“MPAs can help coral reefs, but studies to the contrary just weren’t measuring the right things at the right scales,” says lead author and Professor of Marine Biology, Bob Steneck, of UMaine.

“The idea behind MPAs is that, by reducing fishing pressure, you increase the number of seaweed-eating fish, and they decrease the amount of harmful seaweed, which makes it easier for baby corals to get started and thrive on the reef. But coral reefs are complicated, and lots of other things can affect fish numbers, their ability to control the growth of algae and the ability of corals to take advantage of this.”

“Taking field measurements on coral reefs is time consuming, so many researchers are forced to take shortcuts and use simple, widely available data to analyse how reefs respond to protection,” says study co-author Professor Peter Mumby of Coral CoE.

“While it sounds obvious, we show that our ability to detect the benefits of MPAs on corals improves dramatically when you take more detailed measurements,” Prof Mumby says.

“For example, a simple option is to count the number of herbivorous fishes. But if, instead, you estimate how intensively these fishes feed, you obtain a much clearer and compelling insight.”

There is no management panacea for any ecosystem, and especially not for coral reefs, Prof Steneck notes.

“Certainly, stresses on coral reefs from climate and atmospheric changes are serious and beyond direct management control. However, we suggest that local management measures can bolster the recovery of corals after damaging events and, eventually, improve their overall condition.”

Doug Rasher of Bigelow Laboratory for Ocean Science in East Boothbay, Maine, adds: “What we show is that relatively small changes can nudge this ecosystem toward one that can maintain and sustain itself.”

The research team, which also included researchers from James Cook University (Australia) and RARE (USA), concludes that the best way to measure the effectiveness of reef conservation is by using a suite of metrics, including the number of fish, amount of seaweed and the number of baby corals, rather than just one indicator of reef health.

This research was partially funded by the National Geographic Society.

Multimedia resources available here.

Video abstract courtesy of University of Maine here.

Citation: Steneck, R.S., Mumby, P.J., MacDonald, C., Rasher, D.B., Stoyle, G. (2018) Attenuating effects of ecosystem management on coral reefs. Science Advances Vol. 4, no. 5,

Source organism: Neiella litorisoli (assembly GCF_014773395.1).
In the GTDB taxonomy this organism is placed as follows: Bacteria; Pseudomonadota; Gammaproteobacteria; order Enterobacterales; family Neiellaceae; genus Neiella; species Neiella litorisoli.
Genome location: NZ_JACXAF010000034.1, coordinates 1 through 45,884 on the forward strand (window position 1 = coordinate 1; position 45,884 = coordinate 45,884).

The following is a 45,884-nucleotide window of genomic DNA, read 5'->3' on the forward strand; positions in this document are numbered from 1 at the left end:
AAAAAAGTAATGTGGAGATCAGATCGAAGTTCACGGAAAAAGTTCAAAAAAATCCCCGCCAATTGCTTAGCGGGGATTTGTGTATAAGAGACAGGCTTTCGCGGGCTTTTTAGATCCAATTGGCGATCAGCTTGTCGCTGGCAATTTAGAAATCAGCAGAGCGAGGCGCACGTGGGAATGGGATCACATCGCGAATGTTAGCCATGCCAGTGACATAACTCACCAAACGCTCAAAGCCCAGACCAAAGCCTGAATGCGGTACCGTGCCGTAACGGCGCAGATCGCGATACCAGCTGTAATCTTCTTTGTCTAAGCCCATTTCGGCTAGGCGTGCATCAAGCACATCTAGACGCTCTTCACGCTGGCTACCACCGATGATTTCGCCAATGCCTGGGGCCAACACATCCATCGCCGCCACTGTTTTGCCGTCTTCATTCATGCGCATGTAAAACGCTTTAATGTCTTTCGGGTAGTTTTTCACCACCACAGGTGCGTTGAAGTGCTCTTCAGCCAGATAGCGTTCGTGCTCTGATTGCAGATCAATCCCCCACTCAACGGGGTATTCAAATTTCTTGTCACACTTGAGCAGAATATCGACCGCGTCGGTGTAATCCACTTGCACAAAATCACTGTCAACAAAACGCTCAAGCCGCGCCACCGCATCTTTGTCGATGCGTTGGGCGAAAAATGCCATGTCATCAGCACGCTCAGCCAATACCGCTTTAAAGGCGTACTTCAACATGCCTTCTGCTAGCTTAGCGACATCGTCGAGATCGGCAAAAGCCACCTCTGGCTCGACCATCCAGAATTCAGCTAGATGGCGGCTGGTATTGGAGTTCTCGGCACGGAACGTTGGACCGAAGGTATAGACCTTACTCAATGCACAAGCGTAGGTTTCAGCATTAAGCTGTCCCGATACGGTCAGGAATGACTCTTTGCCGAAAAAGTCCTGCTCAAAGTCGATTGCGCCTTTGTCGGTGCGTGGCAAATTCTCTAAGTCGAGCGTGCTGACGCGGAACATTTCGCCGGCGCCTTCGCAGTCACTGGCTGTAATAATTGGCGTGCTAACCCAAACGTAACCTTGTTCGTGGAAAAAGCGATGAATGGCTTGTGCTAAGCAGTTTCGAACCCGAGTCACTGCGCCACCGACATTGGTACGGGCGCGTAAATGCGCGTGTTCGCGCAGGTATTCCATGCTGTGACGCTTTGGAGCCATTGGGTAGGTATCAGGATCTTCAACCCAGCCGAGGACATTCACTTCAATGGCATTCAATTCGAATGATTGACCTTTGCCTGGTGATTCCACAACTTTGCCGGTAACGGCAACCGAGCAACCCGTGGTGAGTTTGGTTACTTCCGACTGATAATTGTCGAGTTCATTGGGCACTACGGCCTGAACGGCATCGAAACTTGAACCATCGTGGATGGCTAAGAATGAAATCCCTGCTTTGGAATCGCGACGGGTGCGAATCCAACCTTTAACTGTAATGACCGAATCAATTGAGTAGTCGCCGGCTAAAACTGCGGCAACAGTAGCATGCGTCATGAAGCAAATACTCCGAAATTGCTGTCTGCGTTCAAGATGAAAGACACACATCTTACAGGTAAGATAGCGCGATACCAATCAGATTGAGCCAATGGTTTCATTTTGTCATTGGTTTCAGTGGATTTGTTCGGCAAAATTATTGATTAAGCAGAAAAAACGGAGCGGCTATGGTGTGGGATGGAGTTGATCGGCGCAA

doi: 10.1126/sciadv.aao5493

 

Contact:

Robert Steneck, steneck@maine.edu (EST)

Peter Mumby, p.j.mumby@uq.edu.au (AEST)

 

For More Information:

Margaret Nagle, nagle@maine.edu (EST)

Catherine Naum, catherine.naum1@jcu.edu.au (AEST)

Jan King, j.king@uq.edu.au (AEST)

Scientists from the ARC Centre of Excellence for Coral Reef Studies (Coral CoE) at The University of Western Australia (UWA) have found that some corals are able to combat the effects of ocean acidification by controlling their own chemistry.

Coral reefs play an important role in protecting coastlines from damage caused by waves and storms, but also provide habitat and shelter for many marine organisms. However, major environmental challenges such as climate change, threaten the survival of coral reefs worldwide.

The world-first study is a breakthrough for marine science because the scientists have identified marine species that are resilient to ocean changes, which will help better understand how to protect coral reefs in the future.

Lead author Dr Thomas DeCarlo said rising carbon dioxide (CO2) levels in the atmosphere were reflected in the ocean, which leads to ocean acidification.

“Acidification hampers the ability of the coral to form skeletons and shells which are the building blocks of reefs,” Dr DeCarlo said.

“In the past few decades, hundreds of experiments have shown that corals have a highly diverse response to ocean acidification depending on the species. However, the reasons why some are more tolerant than others are not clearly understood.

Dr DeCarlo and his team developed a new method to understand the internal chemistry of corals by using specialised equipment that measures the characteristics of the molecules in coral.

“The method showed corals with the most resistance are tolerant because of the way they are able to regulate their calcium levels,” Dr DeCarlo said. “This technique means scientists can identify species that are relatively resistant to ocean acidification.”

“However, we are also looking at the costs associated with resisting acidification, which may potentially make acidification-resistant corals more vulnerable to other stressors.”